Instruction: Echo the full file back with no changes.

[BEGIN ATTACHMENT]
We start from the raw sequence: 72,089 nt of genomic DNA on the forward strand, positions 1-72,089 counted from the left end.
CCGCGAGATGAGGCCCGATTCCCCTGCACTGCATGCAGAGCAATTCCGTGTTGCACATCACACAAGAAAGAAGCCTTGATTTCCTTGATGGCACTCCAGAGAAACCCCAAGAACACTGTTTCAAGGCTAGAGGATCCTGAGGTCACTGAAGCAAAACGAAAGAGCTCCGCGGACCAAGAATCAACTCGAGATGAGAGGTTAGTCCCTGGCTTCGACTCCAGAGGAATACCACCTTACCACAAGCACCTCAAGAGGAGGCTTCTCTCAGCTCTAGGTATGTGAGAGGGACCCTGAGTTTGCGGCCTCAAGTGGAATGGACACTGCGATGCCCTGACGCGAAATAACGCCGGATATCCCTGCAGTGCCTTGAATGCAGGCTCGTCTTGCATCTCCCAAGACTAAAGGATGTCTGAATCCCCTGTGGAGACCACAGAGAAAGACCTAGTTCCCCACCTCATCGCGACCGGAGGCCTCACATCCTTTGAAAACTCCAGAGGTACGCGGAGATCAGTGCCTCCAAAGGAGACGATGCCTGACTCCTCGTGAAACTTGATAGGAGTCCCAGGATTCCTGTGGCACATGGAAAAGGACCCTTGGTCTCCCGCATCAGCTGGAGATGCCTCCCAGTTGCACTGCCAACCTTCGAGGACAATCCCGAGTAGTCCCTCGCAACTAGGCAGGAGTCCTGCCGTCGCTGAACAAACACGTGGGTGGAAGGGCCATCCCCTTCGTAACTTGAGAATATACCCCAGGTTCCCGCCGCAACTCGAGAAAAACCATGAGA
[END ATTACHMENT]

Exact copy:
We start from the raw sequence: 72,089 nt of genomic DNA on the forward strand, positions 1-72,089 counted from the left end.
CCGCGAGATGAGGCCCGATTCCCCTGCACTGCATGCAGAGCAATTCCGTGTTGCACATCACACAAGAAAGAAGCCTTGATTTCCTTGATGGCACTCCAGAGAAACCCCAAGAACACTGTTTCAAGGCTAGAGGATCCTGAGGTCACTGAAGCAAAACGAAAGAGCTCCGCGGACCAAGAATCAACTCGAGATGAGAGGTTAGTCCCTGGCTTCGACTCCAGAGGAATACCACCTTACCACAAGCACCTCAAGAGGAGGCTTCTCTCAGCTCTAGGTATGTGAGAGGGACCCTGAGTTTGCGGCCTCAAGTGGAATGGACACTGCGATGCCCTGACGCGAAATAACGCCGGATATCCCTGCAGTGCCTTGAATGCAGGCTCGTCTTGCATCTCCCAAGACTAAAGGATGTCTGAATCCCCTGTGGAGACCACAGAGAAAGACCTAGTTCCCCACCTCATCGCGACCGGAGGCCTCACATCCTTTGAAAACTCCAGAGGTACGCGGAGATCAGTGCCTCCAAAGGAGACGATGCCTGACTCCTCGTGAAACTTGATAGGAGTCCCAGGATTCCTGTGGCACATGGAAAAGGACCCTTGGTCTCCCGCATCAGCTGGAGATGCCTCCCAGTTGCACTGCCAACCTTCGAGGACAATCCCGAGTAGTCCCTCGCAACTAGGCAGGAGTCCTGCCGTCGCTGAACAAACACGTGGGTGGAAGGGCCATCCCCTTCGTAACTTGAGAATATACCCCAGGTTCCCGCCGCAACTCGAGAAAAACCATGAGA